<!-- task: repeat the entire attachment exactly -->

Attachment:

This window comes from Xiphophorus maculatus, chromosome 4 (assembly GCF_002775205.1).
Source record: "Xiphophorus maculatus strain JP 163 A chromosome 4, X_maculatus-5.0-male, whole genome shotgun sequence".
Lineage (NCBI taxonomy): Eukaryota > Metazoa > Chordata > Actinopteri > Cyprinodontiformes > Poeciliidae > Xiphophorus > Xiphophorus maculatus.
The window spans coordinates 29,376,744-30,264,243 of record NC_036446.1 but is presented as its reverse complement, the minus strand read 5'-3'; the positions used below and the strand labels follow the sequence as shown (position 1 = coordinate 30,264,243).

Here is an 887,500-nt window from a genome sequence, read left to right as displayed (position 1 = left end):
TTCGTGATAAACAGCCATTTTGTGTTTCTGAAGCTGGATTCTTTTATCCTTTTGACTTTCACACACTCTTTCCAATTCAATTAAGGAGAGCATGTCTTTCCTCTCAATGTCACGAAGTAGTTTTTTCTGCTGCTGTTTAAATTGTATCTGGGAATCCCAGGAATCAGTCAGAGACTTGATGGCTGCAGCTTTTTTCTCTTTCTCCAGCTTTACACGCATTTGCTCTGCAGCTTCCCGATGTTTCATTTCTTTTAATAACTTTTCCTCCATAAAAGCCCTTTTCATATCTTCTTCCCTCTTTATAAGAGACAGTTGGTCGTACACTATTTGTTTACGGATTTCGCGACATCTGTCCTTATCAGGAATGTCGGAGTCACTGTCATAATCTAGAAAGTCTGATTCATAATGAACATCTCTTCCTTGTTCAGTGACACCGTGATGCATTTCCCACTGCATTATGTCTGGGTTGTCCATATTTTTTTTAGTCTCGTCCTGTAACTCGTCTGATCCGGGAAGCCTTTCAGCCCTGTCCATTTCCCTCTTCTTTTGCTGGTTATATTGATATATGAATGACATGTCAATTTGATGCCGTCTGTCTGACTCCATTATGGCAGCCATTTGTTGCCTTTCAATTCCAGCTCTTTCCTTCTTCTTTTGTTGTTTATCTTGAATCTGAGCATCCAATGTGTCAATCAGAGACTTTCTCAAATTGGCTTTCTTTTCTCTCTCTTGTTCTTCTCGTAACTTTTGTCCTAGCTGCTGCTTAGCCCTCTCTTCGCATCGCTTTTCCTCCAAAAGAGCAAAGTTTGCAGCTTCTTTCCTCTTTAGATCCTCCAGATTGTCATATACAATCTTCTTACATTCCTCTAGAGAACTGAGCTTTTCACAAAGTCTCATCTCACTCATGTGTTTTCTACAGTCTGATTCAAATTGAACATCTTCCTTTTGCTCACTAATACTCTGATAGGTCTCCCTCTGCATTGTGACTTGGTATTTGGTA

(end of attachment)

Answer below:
This window comes from Xiphophorus maculatus, chromosome 4 (assembly GCF_002775205.1).
Source record: "Xiphophorus maculatus strain JP 163 A chromosome 4, X_maculatus-5.0-male, whole genome shotgun sequence".
Lineage (NCBI taxonomy): Eukaryota > Metazoa > Chordata > Actinopteri > Cyprinodontiformes > Poeciliidae > Xiphophorus > Xiphophorus maculatus.
The window spans coordinates 29,376,744-30,264,243 of record NC_036446.1 but is presented as its reverse complement, the minus strand read 5'-3'; the positions used below and the strand labels follow the sequence as shown (position 1 = coordinate 30,264,243).

Here is an 887,500-nt window from a genome sequence, read left to right as displayed (position 1 = left end):
TTCGTGATAAACAGCCATTTTGTGTTTCTGAAGCTGGATTCTTTTATCCTTTTGACTTTCACACACTCTTTCCAATTCAATTAAGGAGAGCATGTCTTTCCTCTCAATGTCACGAAGTAGTTTTTTCTGCTGCTGTTTAAATTGTATCTGGGAATCCCAGGAATCAGTCAGAGACTTGATGGCTGCAGCTTTTTTCTCTTTCTCCAGCTTTACACGCATTTGCTCTGCAGCTTCCCGATGTTTCATTTCTTTTAATAACTTTTCCTCCATAAAAGCCCTTTTCATATCTTCTTCCCTCTTTATAAGAGACAGTTGGTCGTACACTATTTGTTTACGGATTTCGCGACATCTGTCCTTATCAGGAATGTCGGAGTCACTGTCATAATCTAGAAAGTCTGATTCATAATGAACATCTCTTCCTTGTTCAGTGACACCGTGATGCATTTCCCACTGCATTATGTCTGGGTTGTCCATATTTTTTTTAGTCTCGTCCTGTAACTCGTCTGATCCGGGAAGCCTTTCAGCCCTGTCCATTTCCCTCTTCTTTTGCTGGTTATATTGATATATGAATGACATGTCAATTTGATGCCGTCTGTCTGACTCCATTATGGCAGCCATTTGTTGCCTTTCAATTCCAGCTCTTTCCTTCTTCTTTTGTTGTTTATCTTGAATCTGAGCATCCAATGTGTCAATCAGAGACTTTCTCAAATTGGCTTTCTTTTCTCTCTCTTGTTCTTCTCGTAACTTTTGTCCTAGCTGCTGCTTAGCCCTCTCTTCGCATCGCTTTTCCTCCAAAAGAGCAAAGTTTGCAGCTTCTTTCCTCTTTAGATCCTCCAGATTGTCATATACAATCTTCTTACATTCCTCTAGAGAACTGAGCTTTTCACAAAGTCTCATCTCACTCATGTGTTTTCTACAGTCTGATTCAAATTGAACATCTTCCTTTTGCTCACTAATACTCTGATAGGTCTCCCTCTGCATTGTGACTTGGTATTTGGTA